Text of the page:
How to Reduce the Risk from COVID-19 by Dr. Norm Robillard

But there is an “elephant in the room”.

It’s called metabolic syndrome. Understanding what metabolic syndrome is and addressing it will dramatically reduce your risk of a severe outcome from CoV2. It also improves your health against most common chronic diseases in general including diabetes, heart disease and stroke.

What is Metabolic Syndrome?

Metabolic syndrome represents some combination of the following health issues:

  • High blood pressure
  • High blood sugar 
  • Excess body fat, especially around the waist
  • High triglyceride levels

Having any of these health issues is significant. But having two or more greatly increases the likelihood that you have metabolic syndrome. Metabolic syndrome is endemic in the US and developed countries around the world. Over one third of Americans have metabolic syndrome and over half of Americans over age 60 have metabolic syndrome.

But are we getting the right advice?

Standard advice for addressing metabolic syndrome includes:

  • Getting at least 30 minutes of physical activity most days
  • Eating plenty of vegetables, fruits, lean protein and whole grains
  • Limiting saturated fat and salt in your diet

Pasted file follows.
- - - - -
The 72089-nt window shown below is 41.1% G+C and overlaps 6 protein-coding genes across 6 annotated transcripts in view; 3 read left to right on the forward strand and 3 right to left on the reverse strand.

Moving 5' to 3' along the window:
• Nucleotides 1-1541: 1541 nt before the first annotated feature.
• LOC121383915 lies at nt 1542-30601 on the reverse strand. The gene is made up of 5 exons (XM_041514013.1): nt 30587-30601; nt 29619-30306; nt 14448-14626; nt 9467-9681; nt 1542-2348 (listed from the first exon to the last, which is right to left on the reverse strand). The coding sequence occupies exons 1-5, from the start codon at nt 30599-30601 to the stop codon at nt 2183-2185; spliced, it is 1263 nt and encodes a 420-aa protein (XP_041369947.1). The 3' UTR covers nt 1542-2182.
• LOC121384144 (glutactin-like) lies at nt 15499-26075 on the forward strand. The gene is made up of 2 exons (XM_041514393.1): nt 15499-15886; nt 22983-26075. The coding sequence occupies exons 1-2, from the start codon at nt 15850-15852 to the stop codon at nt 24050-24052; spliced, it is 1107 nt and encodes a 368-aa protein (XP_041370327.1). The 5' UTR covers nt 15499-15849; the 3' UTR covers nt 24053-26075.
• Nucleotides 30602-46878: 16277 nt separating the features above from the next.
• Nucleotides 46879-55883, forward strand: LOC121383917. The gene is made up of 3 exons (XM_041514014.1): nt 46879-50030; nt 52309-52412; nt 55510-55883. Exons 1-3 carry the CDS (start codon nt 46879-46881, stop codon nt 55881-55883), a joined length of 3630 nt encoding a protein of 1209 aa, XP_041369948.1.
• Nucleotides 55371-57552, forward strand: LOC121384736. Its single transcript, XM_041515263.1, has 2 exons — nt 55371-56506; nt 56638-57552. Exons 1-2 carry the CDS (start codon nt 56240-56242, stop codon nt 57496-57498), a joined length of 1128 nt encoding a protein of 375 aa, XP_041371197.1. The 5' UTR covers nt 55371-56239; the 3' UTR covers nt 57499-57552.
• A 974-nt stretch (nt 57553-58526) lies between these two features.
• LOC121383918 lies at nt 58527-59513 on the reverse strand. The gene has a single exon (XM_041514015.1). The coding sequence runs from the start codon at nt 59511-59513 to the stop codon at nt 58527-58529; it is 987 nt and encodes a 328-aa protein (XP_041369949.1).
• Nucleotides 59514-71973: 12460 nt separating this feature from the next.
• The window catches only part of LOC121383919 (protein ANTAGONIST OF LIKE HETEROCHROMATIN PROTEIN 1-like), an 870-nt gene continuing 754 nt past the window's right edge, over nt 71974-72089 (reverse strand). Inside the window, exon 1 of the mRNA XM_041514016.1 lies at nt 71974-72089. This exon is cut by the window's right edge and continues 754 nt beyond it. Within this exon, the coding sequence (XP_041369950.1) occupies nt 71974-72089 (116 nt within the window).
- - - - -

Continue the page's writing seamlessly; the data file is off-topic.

• Maintaining a healthy weight
  • Not smoking

Getting more exercise, losing weight and not smoking makes sense. But these standard dietary recommendations are “off” because the most important underlying causes of metabolic syndrome are:

  • High blood sugar
  • Hyperinsulinemia (too much insulin)
  • Insulin resistance

How does Metabolic Syndrome develop?

How to Reduce the Risk from COVID-19 by Dr. Norm RobillardWhen a child eats a candy bar (bad habits start early), their blood sugar (glucose) immediately spikes which results in the pancreas producing a hormone called insulin. Insulin instructs cells in your body to take up the glucose and blood sugar returns to normal. At this young age, it takes very little insulin since healthy children’s cells are very sensitive to insulin.